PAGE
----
The Texas Connection: Robert Plant, Alison Krauss and T Bone Burnett

Robert Plant of Led Zeppelin performs at Hardly Strictly Bluegrass in Golden Gate Park. Photo: Sterling Munksgard /

Raise the Roof, the second studio collaboration between rock god Robert Plant and bluegrass goddess Alison Krauss, arrives Friday as one of the year’s more anticipated releases. (NPR will host a live listening party with Plant and Krauss at 1 p.m. Central on Friday.) The pair’s first release, 2007’s Raising Sand, was a slow-burn smash, selling millions and racking up six Grammys.

Alison Krauss, wearing a black dress, is standing near a city street

Alison Krauss

While Plant and Krauss are the most visible elements of the project, there’s a third contributor, whose role is as essential to success as the singers’ presence: Fort Worth-raised producer T Bone Burnett. For Roof, Burnett also returned to collaborate with the duo and oversee the hand-picked band, having guided them through Sand 14 years ago.

Robert Plant with Alison Krauss and T Bone Burnett in the press room at the 51st Annual GRAMMY Awards. Photo: s_bukley /

“If we had thought we knew what we were doing in the first place, we could probably have repeated it,” Burnett told the New York Times earlier this month. “But we didn’t. At the time, we were just kind of goofing off, having fun. And that’s what we were up against. We’ve been waiting for it to get to that point where we could just have fun doing it again.”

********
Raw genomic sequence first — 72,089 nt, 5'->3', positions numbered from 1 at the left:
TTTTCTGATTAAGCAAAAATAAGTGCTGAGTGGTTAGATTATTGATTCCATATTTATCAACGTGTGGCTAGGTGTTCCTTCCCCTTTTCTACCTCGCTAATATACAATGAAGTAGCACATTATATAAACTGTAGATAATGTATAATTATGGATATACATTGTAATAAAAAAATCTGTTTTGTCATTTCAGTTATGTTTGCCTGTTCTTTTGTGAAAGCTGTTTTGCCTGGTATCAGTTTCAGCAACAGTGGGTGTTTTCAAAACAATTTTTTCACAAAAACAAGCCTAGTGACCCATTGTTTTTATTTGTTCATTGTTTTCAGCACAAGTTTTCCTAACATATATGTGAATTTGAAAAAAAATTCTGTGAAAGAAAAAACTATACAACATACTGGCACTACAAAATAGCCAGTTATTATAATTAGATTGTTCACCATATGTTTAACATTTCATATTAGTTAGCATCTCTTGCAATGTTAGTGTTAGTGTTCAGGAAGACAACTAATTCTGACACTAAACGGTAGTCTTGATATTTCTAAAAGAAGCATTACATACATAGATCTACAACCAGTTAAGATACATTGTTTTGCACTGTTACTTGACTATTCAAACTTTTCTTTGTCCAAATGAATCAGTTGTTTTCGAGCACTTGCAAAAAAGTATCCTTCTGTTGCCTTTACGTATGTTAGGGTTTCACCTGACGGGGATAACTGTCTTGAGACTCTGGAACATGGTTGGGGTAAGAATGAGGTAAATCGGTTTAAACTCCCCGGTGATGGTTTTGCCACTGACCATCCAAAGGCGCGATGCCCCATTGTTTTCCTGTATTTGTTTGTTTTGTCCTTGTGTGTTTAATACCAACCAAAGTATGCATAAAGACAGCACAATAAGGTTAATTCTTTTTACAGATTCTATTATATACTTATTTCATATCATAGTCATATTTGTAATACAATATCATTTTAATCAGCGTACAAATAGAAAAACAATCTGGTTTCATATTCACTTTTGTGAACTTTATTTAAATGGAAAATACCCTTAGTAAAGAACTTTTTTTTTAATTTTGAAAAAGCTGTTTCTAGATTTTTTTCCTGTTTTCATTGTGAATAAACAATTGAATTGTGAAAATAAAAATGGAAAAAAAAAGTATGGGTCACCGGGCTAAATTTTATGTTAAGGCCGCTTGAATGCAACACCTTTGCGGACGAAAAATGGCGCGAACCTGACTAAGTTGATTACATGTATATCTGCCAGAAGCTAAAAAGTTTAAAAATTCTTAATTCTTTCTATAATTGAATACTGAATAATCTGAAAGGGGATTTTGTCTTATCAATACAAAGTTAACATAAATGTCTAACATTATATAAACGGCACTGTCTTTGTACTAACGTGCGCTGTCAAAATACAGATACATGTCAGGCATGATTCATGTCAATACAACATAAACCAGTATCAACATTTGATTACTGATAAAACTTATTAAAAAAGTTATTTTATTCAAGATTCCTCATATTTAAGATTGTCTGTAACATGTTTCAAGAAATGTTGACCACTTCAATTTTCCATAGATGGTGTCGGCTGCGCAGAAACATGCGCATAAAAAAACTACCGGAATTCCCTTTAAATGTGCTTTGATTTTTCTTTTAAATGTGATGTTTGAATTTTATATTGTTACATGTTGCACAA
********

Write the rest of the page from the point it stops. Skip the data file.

If the initial songs previewed from Roof are any indication, Plant and Krauss have recaptured that ineffable spark — just listen to their voices mingle on “Can’t Let Go.”

The 73-year-old Burnett is one of the most restlessly creative individuals in the music business. Although born in St. Louis, his Fort Worth roots run deep — Burnett helped immortalize the late Stephen Bruton through Oscar-winning work on the 2009 film Crazy Heart, for example — and he’s brought his idiosyncratic touch to a wide array of projects.

Burnett has worked with everyone from icons (Bob Dylan, Rosanne Cash, Emmylou Harris and Elton John) to rising stars (Jackie Evancho, The Secret Sisters, Moonalice and Adia Victoria, whose third album, released in September, Burnett executive produced).

“So much of the audience these days thinks … music’s just junk food,” Burnett told me back in 2009. “You eat it, you consume it and then you forget about it. Music’s not like that to me; music’s more like air to me — you breathe it and you keep breathing it.”

Preston Jones is a freelance writer and regular contributor to KXT. 

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